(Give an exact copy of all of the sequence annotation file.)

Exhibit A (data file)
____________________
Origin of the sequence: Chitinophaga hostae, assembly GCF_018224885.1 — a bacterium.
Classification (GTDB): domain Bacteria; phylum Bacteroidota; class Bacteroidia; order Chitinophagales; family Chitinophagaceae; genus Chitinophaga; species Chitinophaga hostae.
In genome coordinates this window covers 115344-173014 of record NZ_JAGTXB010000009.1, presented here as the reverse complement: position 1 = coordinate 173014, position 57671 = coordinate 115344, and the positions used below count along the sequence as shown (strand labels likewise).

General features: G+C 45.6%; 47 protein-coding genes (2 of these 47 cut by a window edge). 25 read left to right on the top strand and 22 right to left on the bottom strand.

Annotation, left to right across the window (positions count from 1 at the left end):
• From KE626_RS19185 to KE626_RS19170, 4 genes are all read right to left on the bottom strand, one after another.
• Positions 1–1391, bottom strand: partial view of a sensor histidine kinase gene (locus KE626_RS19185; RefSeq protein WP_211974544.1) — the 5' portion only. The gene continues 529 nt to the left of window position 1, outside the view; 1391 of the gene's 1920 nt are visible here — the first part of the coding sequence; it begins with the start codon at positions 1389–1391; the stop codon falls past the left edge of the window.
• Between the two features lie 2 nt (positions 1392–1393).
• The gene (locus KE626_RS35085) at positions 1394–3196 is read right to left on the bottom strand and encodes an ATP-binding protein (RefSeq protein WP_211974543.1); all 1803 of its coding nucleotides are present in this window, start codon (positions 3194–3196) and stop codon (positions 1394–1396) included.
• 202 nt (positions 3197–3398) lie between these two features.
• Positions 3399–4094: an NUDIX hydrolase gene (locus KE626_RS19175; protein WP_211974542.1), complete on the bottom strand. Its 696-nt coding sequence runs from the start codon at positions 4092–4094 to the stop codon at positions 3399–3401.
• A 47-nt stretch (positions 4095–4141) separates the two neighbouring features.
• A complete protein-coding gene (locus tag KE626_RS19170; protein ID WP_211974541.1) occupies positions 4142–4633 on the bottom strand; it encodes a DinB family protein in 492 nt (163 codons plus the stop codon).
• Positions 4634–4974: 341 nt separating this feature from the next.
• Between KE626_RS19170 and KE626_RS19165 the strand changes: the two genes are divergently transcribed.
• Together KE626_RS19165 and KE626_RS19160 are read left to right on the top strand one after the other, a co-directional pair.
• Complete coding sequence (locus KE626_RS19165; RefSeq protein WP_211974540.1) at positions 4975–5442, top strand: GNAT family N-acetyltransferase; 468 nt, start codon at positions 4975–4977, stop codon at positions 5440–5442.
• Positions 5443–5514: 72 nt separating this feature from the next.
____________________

Origin of the sequence: Chitinophaga hostae, assembly GCF_018224885.1 — a bacterium.
Classification (GTDB): domain Bacteria; phylum Bacteroidota; class Bacteroidia; order Chitinophagales; family Chitinophagaceae; genus Chitinophaga; species Chitinophaga hostae.
In genome coordinates this window covers 115344-173014 of record NZ_JAGTXB010000009.1, presented here as the reverse complement: position 1 = coordinate 173014, position 57671 = coordinate 115344, and the positions used below count along the sequence as shown (strand labels likewise).

General features: G+C 45.6%; 47 protein-coding genes (2 of these 47 cut by a window edge). 25 read left to right on the top strand and 22 right to left on the bottom strand.

Annotation, left to right across the window (positions count from 1 at the left end):
• From KE626_RS19185 to KE626_RS19170, 4 genes are all read right to left on the bottom strand, one after another.
• Positions 1–1391, bottom strand: partial view of a sensor histidine kinase gene (locus KE626_RS19185; RefSeq protein WP_211974544.1) — the 5' portion only. The gene continues 529 nt to the left of window position 1, outside the view; 1391 of the gene's 1920 nt are visible here — the first part of the coding sequence; it begins with the start codon at positions 1389–1391; the stop codon falls past the left edge of the window.
• Between the two features lie 2 nt (positions 1392–1393).
• The gene (locus KE626_RS35085) at positions 1394–3196 is read right to left on the bottom strand and encodes an ATP-binding protein (RefSeq protein WP_211974543.1); all 1803 of its coding nucleotides are present in this window, start codon (positions 3194–3196) and stop codon (positions 1394–1396) included.
• 202 nt (positions 3197–3398) lie between these two features.
• Positions 3399–4094: an NUDIX hydrolase gene (locus KE626_RS19175; protein WP_211974542.1), complete on the bottom strand. Its 696-nt coding sequence runs from the start codon at positions 4092–4094 to the stop codon at positions 3399–3401.
• A 47-nt stretch (positions 4095–4141) separates the two neighbouring features.
• A complete protein-coding gene (locus tag KE626_RS19170; protein ID WP_211974541.1) occupies positions 4142–4633 on the bottom strand; it encodes a DinB family protein in 492 nt (163 codons plus the stop codon).
• Positions 4634–4974: 341 nt separating this feature from the next.
• Between KE626_RS19170 and KE626_RS19165 the strand changes: the two genes are divergently transcribed.
• Together KE626_RS19165 and KE626_RS19160 are read left to right on the top strand one after the other, a co-directional pair.
• Complete coding sequence (locus KE626_RS19165; RefSeq protein WP_211974540.1) at positions 4975–5442, top strand: GNAT family N-acetyltransferase; 468 nt, start codon at positions 4975–4977, stop codon at positions 5440–5442.
• Positions 5443–5514: 72 nt separating this feature from the next.